We’re delighted to announce that the new issue of the Journal of Philosophy of Education contains an interview with Stanley Cavell, conducted by Paul Standish (Institute of Education, University of London). Thanks to Prof. Standish for letting us know of its publication. Access to the interview is free for now, but it’s not clear if (or for how long) it will remain free, so we encourage our readers to access the piece now.
To access the interview online, please click here.
Here is an abstract of the interview, as well as a preview of its opening:
Abstract Having acknowledged the recurrent theme of education in Stanley Cavell’s work, the discussion addresses the topic of scepticism, especially as this emerges in the interpretation of Wittgenstein. Questions concerning rule-following, language and society are then turned towards political philosophy, specifically with regard to John Rawls. The discussion examines the idea of the social contract, the nature of moral reasoning and the possibility of our lives’ being above reproach, as well as Rawls’s criticisms of Nietzschean perfectionism. This lays the way for the broaching of questions of race and America. The theme of the ordinary, which emerges variously in Cavell’s reflections on Emerson, Wittgenstein and Austin, is taken up and extended into a consideration of Thoreau’s ‘experiment in living’. The conversation closes with brief remarks about happiness.
Paul Standish Perhaps our starting point could be your 2004 title Cities of Words: Pedagogical Letters on a Register of the Moral Life, because that title brings together several of the main themes you have been concerned with over the years: ‘cities of words’, with its inheritance of Plato and Augustine, simultaneously places the political in relation to language, and language in relation to the political, and it combines with the rest of the title to evoke moral perfectionism and education, and the nature of (philosophical) writing and teaching. I would like to come back more specifically to matters of education later on but perhaps bear in mind throughout our discussions that this is the recurrent, sustained theme in what you say and write. Can we begin though with something seemingly more circumscribed: the abiding preoccupation in your writing, so it seems to me, with scepticism? Now, scepticism surfaces most clearly with what you say about Wittgenstein’s Philosophical Investigations and with your rejection of the idea that the Investigations is to be taken as a refutation of scepticism. It is not exactly that you deny that there is any refutation. It is rather that you take this to miss the point, which is that Wittgenstein’s writing attests to the existential truth in scepticism. The problem seems to be solved, but the itch returns. Peace is found, but only for the problem to start up again. Could you, as a starting point, just expand a little on why scepticism has been so important in your work?
Stanley Cavell Well, you’ve put your finger on the place intellectually where it started from, and you yourself have already said that there’s an existential dimension to it. But intellectually it didn’t start with my feeling first of all absolutely knocked out, or simply stopped in my tracks, by the Philosophical Investigations, really feeling that I had to start work all over again. Not at first. At first the Investigations just struck me as a kind of unsystematic pragmatism, so I’m not surprised that people just regard it that way, but I wish they would have a second thought. That it transformed everything for me in philosophy—that was also true. And almost simultaneously with that—but not really, not simultaneously, but a second inheritance of the Investigations—was the discovery that the economical way, the virtually received way, to take the book was as a refutation of scepticism. And that seemed to me wrong in a way that was completely essential to what seemed to me inescapable in the text: that there is a dimension of anxiety, of threat, in human conversation and confrontation that theInvestigations seems to me responsive to; that this couldn’t be so if the possibility of scepticism were not incessantly on its mind. Why ideas of risk, threat, anxiety all seemed to me to be catered for within the concept of scepticism I didn’t know when this came out. It’s what philosophy calls scepticism but what in Wittgenstein turns out to be something different: thirty years later I will say that Wittgenstein gives a portrait of the modern subject that contains issues of diversity and anxiety and sickness and torment. Those are the things that I found in the Investigations at the beginning that disassociated my responses from those of virtually all of my friends who were reading the work. They took away the pain and solace from the book, which for me was exactly to miss its dark side—its treatment, its recognition of the possibility, even sometimes I say the necessity, of scepticism. I felt this to be, for example, fundamental to meaning, to speech, to the inherent risk in speech.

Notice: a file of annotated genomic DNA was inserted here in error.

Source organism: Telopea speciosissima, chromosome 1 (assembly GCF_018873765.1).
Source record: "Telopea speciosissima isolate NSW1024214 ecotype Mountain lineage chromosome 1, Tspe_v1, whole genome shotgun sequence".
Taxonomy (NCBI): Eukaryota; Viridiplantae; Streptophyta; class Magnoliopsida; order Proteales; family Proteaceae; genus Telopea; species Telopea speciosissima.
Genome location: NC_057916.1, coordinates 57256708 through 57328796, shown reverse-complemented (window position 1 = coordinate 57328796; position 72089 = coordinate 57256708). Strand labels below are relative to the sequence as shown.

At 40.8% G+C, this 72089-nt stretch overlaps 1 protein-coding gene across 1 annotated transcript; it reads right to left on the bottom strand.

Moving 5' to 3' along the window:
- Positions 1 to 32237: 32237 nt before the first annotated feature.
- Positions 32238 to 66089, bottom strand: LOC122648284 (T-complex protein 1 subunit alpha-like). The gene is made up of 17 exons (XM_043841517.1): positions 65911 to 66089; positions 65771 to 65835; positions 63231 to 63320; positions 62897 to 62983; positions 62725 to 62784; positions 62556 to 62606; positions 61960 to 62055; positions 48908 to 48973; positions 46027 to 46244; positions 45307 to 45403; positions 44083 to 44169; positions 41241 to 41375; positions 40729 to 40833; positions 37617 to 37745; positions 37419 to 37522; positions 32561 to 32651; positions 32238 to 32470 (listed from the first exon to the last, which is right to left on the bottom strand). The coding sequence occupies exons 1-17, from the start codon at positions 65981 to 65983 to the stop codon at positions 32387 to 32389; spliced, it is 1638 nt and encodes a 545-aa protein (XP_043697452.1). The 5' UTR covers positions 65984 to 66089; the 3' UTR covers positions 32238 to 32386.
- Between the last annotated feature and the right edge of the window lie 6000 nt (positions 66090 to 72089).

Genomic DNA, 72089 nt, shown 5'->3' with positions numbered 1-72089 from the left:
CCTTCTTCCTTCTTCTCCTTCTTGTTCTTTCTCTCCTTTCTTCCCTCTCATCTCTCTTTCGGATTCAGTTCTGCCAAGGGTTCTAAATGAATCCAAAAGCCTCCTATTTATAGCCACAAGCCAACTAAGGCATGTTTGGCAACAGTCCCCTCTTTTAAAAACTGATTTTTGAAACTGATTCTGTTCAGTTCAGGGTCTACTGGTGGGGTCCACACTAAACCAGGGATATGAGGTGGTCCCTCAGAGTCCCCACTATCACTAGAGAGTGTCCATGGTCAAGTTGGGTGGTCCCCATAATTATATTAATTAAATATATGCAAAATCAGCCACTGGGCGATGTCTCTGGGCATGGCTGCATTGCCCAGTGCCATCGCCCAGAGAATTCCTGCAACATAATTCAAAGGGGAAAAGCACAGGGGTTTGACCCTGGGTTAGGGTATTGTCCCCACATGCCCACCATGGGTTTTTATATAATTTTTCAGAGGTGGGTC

P.S. If I take you outside the Investigations, and we move to scepticism in epistemology, is it right then to say that scepticism in this intellectualised form—its philosophical form in epistemology—is a symptom of the repression of an anxiety at a more existential level?
S.C. Your understanding is that scepticism itself was an intellectualisation of this problem?
P.S. What I tried to say was that if we consider scepticism in its epistemological formulations, then even in its most dry, theoretical arguments it’s actually a symptom of a repressed anxiety.
S.C. That’s exactly what I think, but I didn’t see it that way. I had to come to it. I saw scepticism as really so many philosophers do. Rorty is famous for thinking it’s just simply a made-up philosophical problem: it’s just something you teach freshmen to titillate them. And I could see why it was often taught as nothing more than an intellectual problem.